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Oral rinses could help monitor patients with HPV-linked throat cancer

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by In collaboration with PA Media Group | News

31 July 2015

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Open mouth.

Looking for traces of DNA from the human papillomavirus (HPV) in oral rinses from patients with a form of throat cancer could help monitor their disease, according to a preliminary US study.

“This small but promising study suggests that oral rinse could help monitor how patients respond to treatment.” – Hisham Mehanna, Cancer Research UK

The findings, published in the journal JAMA Oncology, could lead to a way to track how the disease responds to treatment, or whether it’s likely to come back.

About three-quarters of cases of cancers of the oropharynx – the middle part of the throat – are linked to HPV, a virus more commonly associated with cervical cancer.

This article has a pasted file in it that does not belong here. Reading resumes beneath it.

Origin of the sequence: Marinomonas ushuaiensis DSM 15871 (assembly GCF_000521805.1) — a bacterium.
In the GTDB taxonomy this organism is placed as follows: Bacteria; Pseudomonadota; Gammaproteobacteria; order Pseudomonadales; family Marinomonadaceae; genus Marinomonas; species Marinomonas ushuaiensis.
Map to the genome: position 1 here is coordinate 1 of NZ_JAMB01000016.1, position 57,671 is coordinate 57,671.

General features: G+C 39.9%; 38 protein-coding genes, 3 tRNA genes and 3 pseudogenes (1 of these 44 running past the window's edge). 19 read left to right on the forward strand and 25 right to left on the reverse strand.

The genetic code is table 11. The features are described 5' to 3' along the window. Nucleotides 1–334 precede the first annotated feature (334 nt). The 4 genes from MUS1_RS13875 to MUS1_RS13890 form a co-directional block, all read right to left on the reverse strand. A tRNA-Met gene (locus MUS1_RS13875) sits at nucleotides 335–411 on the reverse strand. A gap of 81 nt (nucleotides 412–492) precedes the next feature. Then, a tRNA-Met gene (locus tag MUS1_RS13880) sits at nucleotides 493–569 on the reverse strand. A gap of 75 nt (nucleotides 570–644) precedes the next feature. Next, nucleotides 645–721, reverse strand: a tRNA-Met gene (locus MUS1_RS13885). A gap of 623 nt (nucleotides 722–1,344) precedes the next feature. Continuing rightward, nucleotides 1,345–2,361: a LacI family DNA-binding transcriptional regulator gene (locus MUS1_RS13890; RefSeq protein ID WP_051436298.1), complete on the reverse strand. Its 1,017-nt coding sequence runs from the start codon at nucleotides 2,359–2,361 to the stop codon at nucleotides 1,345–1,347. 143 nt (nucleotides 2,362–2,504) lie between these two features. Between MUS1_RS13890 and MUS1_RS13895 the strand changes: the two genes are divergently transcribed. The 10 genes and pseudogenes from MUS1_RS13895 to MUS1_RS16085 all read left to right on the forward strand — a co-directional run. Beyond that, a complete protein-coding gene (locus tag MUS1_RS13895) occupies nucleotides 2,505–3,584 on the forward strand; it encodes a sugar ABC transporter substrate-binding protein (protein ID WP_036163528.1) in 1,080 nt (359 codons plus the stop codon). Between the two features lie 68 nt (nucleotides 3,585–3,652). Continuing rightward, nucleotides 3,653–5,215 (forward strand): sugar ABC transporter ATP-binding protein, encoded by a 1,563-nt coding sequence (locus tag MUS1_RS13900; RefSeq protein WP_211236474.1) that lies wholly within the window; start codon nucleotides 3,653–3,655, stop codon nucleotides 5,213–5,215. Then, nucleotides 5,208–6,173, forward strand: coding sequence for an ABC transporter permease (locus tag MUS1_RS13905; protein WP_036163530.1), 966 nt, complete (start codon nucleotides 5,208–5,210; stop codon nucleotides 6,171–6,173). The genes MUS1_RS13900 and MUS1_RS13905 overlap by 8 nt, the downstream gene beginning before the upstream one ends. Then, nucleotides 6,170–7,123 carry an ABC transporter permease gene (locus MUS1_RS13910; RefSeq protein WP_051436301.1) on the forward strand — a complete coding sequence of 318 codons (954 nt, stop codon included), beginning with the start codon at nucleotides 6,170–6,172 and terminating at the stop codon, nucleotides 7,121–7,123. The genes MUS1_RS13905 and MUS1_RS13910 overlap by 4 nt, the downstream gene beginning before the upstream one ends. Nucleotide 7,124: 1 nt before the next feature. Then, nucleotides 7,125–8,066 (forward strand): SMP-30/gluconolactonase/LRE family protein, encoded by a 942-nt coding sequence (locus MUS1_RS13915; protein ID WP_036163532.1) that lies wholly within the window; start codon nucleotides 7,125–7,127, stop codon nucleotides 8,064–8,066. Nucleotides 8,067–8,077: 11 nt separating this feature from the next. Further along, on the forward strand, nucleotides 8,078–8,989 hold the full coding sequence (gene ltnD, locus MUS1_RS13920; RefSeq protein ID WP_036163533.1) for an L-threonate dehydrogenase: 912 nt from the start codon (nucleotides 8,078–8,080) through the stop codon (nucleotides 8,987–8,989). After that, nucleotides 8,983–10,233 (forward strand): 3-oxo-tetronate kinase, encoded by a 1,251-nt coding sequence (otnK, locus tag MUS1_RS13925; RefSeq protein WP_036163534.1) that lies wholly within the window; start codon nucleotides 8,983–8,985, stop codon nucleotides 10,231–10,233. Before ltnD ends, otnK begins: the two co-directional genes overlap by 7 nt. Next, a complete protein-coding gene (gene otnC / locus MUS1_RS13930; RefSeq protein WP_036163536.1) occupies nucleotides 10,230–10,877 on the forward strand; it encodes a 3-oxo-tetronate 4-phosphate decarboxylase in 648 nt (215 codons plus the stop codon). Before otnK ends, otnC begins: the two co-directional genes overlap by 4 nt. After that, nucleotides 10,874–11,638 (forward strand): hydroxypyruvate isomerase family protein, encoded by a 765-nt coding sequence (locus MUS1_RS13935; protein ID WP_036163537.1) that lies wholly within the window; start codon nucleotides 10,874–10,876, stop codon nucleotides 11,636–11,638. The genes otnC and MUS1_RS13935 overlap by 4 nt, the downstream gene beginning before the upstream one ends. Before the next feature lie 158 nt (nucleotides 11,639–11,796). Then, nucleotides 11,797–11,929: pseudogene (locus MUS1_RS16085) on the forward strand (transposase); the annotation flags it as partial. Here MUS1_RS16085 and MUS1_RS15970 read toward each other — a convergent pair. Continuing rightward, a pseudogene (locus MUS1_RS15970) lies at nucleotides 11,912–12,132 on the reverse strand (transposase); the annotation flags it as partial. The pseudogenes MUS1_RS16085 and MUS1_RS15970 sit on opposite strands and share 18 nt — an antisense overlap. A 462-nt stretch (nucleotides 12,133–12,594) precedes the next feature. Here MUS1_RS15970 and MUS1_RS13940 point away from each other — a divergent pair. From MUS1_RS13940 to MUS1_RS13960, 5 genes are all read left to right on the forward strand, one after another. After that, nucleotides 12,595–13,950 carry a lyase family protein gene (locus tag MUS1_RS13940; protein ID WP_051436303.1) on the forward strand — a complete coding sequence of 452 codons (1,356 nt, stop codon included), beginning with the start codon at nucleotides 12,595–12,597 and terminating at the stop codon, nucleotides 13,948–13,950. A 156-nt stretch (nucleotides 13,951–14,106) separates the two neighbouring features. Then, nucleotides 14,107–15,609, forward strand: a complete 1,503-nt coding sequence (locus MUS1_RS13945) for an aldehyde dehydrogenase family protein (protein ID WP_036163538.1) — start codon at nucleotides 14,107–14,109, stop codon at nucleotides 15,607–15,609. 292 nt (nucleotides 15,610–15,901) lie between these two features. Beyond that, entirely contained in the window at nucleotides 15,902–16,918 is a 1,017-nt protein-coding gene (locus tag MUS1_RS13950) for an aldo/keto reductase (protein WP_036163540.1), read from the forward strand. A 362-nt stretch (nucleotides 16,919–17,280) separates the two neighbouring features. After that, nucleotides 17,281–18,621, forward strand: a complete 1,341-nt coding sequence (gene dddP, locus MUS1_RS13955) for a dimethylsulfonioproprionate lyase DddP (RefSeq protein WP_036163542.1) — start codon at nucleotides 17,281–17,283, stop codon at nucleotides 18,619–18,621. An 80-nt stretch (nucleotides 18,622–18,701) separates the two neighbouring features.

This means traces of the virus’s DNA can be detected in patients’ oral rinses, and previous research has shown that, in some cases, the infection can persist after treatment.

To find out if the presence of HPV after treatment was linked to how patients fared, a team led by Dr Gypsyamber D’Souza from the of the Johns Hopkins Bloomberg School of Public Health in Baltimore analysed oral rinses from 124 patients with HPV-positive oropharyngeal cancer, which had been taken both before and after treatment.

In particular, they looked for DNA from a strain of the disease called HPV16, thought to be responsible for the majority of cases.

Their analysis showed that HPV16 DNA was present at diagnosis in 67 of the 124 patients, but only persisted after treatment in six of them.

The cancer returned in five of these six patients, three of whom later died.

In comparison, just nine of the 119 patients without persistent HPV16 DNA developed recurrent disease.

Cancer Research UK’s head and neck cancer expert Professor Hisham Mehanna, from the University of Birmingham, said the findings showed promise.

“This small but promising study suggests that oral rinse could help monitor how patients with HPV-positive oropharyngeal cancer respond to treatment – and potentially help spot if the cancer has come back during follow-up appointments,” he said.

However, larger studies are be needed to confirm this idea.

Image via Flickr under CC-BY-2.0

  • Chaturvedi, A. K. et al. ‘Human Papillomavirus And Rising Oropharyngeal Cancer Incidence In The United States’. Journal of Clinical Oncology 29.32 (2011): 4294-4301.